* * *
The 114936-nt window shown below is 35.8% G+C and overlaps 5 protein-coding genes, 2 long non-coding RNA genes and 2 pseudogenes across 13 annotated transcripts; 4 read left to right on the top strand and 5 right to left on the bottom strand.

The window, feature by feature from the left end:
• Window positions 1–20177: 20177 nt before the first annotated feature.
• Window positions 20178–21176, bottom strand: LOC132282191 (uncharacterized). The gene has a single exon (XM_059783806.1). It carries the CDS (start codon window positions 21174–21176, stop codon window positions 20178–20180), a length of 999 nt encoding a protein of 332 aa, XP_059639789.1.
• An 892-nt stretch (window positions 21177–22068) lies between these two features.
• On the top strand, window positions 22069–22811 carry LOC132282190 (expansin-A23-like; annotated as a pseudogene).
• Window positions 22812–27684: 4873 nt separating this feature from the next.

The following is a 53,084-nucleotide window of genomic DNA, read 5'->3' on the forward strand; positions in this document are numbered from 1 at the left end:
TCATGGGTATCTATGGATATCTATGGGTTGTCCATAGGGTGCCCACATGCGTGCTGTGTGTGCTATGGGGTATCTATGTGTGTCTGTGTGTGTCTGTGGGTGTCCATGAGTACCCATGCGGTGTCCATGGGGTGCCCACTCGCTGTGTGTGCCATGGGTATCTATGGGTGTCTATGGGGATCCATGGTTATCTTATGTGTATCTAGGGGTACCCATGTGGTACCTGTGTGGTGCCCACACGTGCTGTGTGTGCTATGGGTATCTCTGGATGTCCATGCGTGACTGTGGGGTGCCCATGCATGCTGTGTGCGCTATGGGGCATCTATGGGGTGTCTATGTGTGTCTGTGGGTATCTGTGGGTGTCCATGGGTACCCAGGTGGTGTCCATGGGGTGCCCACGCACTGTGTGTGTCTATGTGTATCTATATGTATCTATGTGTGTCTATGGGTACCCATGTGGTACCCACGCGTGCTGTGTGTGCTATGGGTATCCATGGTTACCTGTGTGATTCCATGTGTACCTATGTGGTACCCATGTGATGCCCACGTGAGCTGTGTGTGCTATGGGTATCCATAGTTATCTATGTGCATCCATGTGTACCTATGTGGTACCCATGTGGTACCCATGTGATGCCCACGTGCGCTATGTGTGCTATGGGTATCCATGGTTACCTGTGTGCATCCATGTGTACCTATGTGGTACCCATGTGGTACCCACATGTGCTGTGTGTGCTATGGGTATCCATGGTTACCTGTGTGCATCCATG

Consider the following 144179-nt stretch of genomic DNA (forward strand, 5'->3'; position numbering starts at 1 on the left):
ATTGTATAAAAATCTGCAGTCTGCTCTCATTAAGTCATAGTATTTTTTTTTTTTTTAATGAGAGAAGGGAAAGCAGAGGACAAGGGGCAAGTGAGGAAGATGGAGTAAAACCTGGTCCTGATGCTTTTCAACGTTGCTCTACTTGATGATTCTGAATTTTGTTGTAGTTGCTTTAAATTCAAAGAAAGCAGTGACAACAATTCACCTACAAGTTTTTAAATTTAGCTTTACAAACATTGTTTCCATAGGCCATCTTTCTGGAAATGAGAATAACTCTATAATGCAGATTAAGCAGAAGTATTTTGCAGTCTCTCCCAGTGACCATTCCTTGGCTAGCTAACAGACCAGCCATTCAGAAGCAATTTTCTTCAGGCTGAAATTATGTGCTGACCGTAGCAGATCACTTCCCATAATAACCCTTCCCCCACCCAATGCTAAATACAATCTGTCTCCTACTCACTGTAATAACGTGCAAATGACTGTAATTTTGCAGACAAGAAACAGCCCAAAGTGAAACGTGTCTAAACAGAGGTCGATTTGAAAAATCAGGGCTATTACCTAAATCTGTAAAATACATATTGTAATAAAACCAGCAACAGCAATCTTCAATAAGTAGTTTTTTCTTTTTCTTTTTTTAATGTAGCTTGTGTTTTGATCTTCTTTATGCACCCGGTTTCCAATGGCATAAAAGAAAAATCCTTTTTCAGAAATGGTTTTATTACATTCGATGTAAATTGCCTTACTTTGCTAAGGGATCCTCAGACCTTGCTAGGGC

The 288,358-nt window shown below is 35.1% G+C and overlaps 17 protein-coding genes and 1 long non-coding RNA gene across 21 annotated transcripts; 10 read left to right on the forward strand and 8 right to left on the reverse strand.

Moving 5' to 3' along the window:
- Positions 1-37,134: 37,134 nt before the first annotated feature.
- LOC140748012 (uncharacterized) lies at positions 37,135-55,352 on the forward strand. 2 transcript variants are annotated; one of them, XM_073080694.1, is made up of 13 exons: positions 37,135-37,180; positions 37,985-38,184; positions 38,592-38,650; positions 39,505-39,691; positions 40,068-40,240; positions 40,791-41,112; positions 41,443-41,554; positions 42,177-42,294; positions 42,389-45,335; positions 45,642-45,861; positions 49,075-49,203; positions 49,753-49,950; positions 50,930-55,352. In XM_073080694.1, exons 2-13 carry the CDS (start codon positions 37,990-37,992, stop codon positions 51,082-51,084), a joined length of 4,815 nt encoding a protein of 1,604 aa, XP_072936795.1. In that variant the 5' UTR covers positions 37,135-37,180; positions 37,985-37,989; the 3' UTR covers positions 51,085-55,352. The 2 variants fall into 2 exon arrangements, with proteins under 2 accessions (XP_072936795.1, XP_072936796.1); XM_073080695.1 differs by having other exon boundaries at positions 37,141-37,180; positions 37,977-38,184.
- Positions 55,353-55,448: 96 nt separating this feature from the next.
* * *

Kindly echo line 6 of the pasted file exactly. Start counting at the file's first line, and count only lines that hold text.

• On the top strand, window positions 22069–22811 carry LOC132282190 (expansin-A23-like; annotated as a pseudogene).